his living room. In later years he took on coaching roles with the club and was honoured as a life member. He also enjoyed the calculating and placement challenges of other sports such as table tennis, billiards, and croquet. With the latter he again raised eyebrows as a young upstart playing a game that ‘belonged’ in the domain of his elders. Ross revelled in any pastime requiring an execution of strategic deliberation – including board and card games – and often extended his creativity into developing complex additions to established games or inventing new games. For instance, the standard game of Monopoly was adapted for his children to have a 100-minute time limit with additions of banking with compound interest every 10 minutes and share trading incorporated for good measure. One of the many games he invented was so complex that no one could pick it up, and as his son Tom recently recalled, he would play against himself for hours on end complete with different strategies for each ‘player’ he had ascribed to be involved. Tom recounted on this inventiveness: “the ideas would just pour out of his head as if he was reading instructions from a book”. His personal life took interesting twists and turns. Three women became important at different stages in his life journey. He married Carol in 1973, a mother of two children from a previous marriage, and they had their own son Tom before they separated in the late 1970s. Later he met Vikki and they formed a relationship that provided Ross with another son Luke. In the mid-1990s Ross met Jacqueline, a mother of three, who sadly passed away after battling cancer. For Ross paid employment meant punctuated stints in a range of areas; it included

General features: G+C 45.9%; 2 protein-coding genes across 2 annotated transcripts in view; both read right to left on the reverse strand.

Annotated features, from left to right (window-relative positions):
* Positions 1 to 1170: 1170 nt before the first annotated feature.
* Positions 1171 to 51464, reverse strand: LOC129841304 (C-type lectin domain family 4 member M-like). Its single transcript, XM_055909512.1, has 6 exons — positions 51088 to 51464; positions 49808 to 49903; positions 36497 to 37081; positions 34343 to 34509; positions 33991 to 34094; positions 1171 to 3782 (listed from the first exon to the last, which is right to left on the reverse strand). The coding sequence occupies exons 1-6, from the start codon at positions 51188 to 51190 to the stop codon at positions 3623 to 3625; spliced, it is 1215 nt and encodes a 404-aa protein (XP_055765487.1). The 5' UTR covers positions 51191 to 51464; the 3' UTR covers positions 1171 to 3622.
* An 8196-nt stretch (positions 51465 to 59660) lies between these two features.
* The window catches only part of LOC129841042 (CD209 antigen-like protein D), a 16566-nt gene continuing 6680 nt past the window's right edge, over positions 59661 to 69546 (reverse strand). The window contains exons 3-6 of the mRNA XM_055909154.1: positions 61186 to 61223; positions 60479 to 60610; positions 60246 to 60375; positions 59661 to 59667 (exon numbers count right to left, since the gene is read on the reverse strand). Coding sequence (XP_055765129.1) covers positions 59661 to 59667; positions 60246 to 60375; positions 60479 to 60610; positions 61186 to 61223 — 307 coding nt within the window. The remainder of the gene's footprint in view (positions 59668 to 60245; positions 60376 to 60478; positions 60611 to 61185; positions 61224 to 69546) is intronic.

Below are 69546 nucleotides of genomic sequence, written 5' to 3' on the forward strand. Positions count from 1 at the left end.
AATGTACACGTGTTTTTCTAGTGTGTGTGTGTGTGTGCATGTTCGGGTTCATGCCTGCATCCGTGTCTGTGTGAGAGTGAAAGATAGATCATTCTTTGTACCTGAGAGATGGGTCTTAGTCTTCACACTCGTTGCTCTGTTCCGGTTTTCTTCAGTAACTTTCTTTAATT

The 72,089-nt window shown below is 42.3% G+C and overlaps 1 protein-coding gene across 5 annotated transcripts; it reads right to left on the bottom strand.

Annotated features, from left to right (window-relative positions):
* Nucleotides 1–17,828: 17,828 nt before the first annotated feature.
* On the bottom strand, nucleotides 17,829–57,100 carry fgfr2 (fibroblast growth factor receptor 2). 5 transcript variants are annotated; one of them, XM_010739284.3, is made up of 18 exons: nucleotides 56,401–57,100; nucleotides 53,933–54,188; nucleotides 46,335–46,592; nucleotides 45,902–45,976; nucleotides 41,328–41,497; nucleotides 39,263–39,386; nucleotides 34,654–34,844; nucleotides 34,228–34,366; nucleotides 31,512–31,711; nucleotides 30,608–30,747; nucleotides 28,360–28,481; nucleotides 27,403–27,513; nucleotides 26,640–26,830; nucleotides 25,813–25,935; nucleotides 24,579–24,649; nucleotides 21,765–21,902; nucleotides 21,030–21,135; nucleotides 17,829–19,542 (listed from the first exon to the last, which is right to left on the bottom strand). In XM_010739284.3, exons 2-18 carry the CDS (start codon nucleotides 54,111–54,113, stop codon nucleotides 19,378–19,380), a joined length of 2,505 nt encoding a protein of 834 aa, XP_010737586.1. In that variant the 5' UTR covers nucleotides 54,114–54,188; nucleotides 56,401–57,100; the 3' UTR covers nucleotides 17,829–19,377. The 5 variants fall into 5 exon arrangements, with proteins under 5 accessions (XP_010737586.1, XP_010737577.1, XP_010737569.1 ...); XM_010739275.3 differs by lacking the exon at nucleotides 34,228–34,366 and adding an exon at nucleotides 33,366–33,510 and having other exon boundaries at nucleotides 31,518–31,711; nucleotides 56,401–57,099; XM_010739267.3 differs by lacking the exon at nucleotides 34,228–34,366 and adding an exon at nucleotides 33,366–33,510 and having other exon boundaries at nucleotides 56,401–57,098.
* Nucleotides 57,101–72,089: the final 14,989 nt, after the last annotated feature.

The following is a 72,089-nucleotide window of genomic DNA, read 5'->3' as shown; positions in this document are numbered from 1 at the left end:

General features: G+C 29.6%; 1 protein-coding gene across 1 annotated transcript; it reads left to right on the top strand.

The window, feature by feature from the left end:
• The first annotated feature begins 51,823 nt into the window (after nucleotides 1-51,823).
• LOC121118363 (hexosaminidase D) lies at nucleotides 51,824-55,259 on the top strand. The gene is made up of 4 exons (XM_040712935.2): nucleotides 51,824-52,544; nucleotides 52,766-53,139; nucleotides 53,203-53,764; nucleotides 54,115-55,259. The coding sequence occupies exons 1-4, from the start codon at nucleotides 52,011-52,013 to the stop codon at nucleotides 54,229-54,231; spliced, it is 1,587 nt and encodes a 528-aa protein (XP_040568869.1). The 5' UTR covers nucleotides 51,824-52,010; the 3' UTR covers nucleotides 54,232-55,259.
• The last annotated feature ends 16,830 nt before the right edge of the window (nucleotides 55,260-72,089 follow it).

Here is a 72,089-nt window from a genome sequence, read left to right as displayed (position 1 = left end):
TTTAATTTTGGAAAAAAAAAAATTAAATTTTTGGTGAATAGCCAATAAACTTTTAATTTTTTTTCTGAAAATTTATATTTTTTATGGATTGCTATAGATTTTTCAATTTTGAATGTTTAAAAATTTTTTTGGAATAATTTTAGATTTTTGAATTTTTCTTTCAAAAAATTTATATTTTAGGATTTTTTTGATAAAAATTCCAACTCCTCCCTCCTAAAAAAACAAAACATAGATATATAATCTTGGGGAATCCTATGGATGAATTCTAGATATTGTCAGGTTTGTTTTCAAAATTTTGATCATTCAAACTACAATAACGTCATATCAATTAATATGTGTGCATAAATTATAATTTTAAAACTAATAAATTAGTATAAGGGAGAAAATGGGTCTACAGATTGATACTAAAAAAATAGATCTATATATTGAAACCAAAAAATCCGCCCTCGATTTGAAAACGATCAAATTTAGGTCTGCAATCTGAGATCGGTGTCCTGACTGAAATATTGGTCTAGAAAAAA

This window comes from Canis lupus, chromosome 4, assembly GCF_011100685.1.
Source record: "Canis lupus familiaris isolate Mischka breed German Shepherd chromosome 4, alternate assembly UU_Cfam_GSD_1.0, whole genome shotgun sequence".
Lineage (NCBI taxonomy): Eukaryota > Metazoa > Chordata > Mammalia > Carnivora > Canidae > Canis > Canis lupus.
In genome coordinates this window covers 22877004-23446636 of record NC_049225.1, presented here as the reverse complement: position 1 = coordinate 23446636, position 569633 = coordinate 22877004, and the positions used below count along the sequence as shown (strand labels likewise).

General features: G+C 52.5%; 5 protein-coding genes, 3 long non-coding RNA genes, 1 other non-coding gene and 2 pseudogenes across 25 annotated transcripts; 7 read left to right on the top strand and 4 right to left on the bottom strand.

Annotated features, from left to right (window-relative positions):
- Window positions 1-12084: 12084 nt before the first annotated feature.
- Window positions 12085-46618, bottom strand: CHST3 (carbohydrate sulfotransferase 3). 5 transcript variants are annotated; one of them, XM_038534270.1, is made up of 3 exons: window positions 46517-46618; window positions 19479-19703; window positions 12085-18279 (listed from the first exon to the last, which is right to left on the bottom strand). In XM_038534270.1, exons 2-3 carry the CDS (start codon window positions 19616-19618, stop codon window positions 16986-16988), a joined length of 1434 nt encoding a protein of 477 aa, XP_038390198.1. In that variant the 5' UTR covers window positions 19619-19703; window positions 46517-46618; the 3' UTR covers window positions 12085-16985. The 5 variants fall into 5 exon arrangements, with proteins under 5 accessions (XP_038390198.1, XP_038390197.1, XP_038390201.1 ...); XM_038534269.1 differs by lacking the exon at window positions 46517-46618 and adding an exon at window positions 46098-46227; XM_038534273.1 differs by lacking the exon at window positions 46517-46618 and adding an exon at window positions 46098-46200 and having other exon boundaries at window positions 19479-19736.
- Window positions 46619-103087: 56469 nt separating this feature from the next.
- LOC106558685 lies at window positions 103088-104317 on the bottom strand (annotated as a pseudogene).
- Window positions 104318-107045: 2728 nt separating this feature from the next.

being a ‘chalkie’ with the former Melbourne stock exchange, an auctioneer for a family business, and a youth worker in both the juvenile justice system as well as through a community-based organisation. His ‘career’ as such was more about ideas and inspiring others. Ross oozed rivers of creativity, not seeking grandeur or celebrity status, just simply sharing his sharp wit and intellect in an open genuine good-will way. If only some agency had been found to allow such talent to be more widely shared. He gave his time freely to encourage and benefit others. This was demonstrated in both lawn bowls and the performing arts through mentoring roles he willingly provided. Throughout his life he gave special attention to those less fortunate than him. His lifelong friend Chris MacBean recalls an aspect of this when as young boys they would do the town at Christmas time to sing carols outside the homes of those they knew were doing it tough. He would compose a verse of cheer, or lend an ear, to anyone he knew was going through hard times. Indeed, he would offer his wordsmith and entertainment skills in any way that could help promote the town he loved and its citizens. One song he co-wrote in November 1982, Kyneton Gateway to History, evolved in response to a request for a soundtrack for a short promotional film clip highlighting the local district. With a deadline meaning it had to be written and recorded in a single day, the production was completed successfully on time. Ultimately the song’s title seeded the by-phrase “gateway to history” for the town. As a storyteller across many mediums Ross’s output of work was extraordinary by any measure. Fittingly at a wake in his honour recently the tables were turned, and it was left to all those present to swap stories of the life and times of this brilliant warmhearted man. Ross died peacefully in the Royal Melbourne Hospital on July 1, 2021, and is survived by his children Tom and Luke, and nurtured stepchildren Rebecca and Mathew. - David Sprigg - Tom Oliver - Chris MacBean